Although the entire military apparatus, including the intelligence services, are at the beck and call of the President, there is still a need for some kind of central coordination in terms of prioritizing security reports, policies, and strategies. That is where the Office of the National Security Adviser (ONSA) comes in. There have been about four occupants of that strategic office since the return of democracy in 1999. By far, the most effective by country miles has been General Aliyu Mohammed Gusau (retd). He was hardly seen or heard but had the uncanny ability to nip in the bud brewing security threats before they festered. Col. Sambo Dasuki, who was appointed by former President Jonathan was, apart from allegations of corruption hanging on his neck for which he is being prosecuted, equally taciturn and spoke up only when it became absolutely necessary. But he had the bad luck of serving under a President without any military background at a time insurgency announced itself in our country. As much as some would like to deride Dasuki, it is on record that to his credit, election was possible in 2015 in areas hitherto under the control of Boko Haram after dislodging the insurgents and pushing them into the Sambisa Forest.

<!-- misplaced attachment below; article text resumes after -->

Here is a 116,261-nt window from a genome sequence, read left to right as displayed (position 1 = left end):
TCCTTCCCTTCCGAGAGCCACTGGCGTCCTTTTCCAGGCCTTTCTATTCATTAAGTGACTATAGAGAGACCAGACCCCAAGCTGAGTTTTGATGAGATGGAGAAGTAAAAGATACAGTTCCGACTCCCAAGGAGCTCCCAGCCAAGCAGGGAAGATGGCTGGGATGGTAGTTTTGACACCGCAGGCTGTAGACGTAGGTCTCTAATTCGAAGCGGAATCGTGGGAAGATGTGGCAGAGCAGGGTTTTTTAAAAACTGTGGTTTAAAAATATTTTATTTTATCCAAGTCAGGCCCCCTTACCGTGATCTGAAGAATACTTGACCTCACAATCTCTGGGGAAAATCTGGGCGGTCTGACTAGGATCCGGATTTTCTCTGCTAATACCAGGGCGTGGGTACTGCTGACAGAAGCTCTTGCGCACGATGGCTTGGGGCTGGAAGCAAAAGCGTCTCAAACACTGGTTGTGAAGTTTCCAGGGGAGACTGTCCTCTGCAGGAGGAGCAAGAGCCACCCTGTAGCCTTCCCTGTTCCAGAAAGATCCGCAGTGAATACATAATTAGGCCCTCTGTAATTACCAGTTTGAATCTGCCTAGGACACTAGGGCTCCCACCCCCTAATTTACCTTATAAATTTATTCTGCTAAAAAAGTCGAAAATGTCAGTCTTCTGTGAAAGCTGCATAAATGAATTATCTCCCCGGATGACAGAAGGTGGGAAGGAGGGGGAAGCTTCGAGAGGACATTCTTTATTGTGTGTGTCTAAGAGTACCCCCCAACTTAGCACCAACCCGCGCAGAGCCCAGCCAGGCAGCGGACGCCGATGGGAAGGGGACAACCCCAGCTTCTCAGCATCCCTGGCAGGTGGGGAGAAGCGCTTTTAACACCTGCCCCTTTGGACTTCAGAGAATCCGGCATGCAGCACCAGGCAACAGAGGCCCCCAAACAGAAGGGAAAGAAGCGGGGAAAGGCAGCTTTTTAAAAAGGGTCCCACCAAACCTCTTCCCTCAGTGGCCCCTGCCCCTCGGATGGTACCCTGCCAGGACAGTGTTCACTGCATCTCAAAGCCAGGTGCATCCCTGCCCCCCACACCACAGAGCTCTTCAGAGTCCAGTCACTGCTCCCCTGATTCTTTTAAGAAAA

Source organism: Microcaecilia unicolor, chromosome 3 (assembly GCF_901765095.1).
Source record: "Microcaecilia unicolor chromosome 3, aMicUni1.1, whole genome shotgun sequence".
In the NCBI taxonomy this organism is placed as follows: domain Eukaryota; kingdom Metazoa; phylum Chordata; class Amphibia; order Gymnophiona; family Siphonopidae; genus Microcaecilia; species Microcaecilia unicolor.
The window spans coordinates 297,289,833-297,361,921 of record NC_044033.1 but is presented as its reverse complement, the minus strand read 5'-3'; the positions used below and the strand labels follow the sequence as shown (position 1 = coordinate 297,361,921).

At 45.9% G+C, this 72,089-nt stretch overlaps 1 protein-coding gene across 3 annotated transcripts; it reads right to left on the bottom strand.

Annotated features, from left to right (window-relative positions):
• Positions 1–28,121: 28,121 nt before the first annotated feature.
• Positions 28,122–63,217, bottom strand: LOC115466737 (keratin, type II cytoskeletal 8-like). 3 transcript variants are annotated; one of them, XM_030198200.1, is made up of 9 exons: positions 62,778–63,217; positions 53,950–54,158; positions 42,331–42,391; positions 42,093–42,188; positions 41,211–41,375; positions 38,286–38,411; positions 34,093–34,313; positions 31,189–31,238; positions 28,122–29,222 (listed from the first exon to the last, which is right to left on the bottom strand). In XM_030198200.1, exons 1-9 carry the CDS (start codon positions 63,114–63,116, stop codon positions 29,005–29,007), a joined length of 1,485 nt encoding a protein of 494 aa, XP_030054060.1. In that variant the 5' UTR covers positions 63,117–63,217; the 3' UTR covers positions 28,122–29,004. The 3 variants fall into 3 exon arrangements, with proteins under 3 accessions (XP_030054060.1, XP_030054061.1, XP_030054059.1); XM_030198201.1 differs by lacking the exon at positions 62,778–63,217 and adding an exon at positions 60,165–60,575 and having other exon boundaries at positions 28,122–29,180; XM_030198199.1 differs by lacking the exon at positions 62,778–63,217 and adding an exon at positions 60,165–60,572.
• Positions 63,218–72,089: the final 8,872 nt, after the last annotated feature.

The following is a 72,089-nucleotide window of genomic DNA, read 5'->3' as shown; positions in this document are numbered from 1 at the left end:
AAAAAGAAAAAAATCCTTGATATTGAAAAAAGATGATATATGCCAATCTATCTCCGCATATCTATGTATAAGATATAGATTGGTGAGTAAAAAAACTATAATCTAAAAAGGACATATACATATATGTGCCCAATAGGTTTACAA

However, in 2015, after the election of President Buhari, all eyes were on his choice of NSA given that issues of security were paramount in his campaigns. In fact, the President promised to end insurgency in the country within his first year in power by leading from the front as a retired general. Also, the widespread corruption allegations against the former NSA and how it was said to have set back the war against insurgency made the choice of Buhari’s NSA an object of national scrutiny. And when he finally settled for retired general, Mohammed Babagana Monguno, that choice was deemed a right one at the time given the fact that Monguno came with a rich military background. He was the former chief of defence intelligence and former commander of the brigade of guards. But time reveals all hidden things!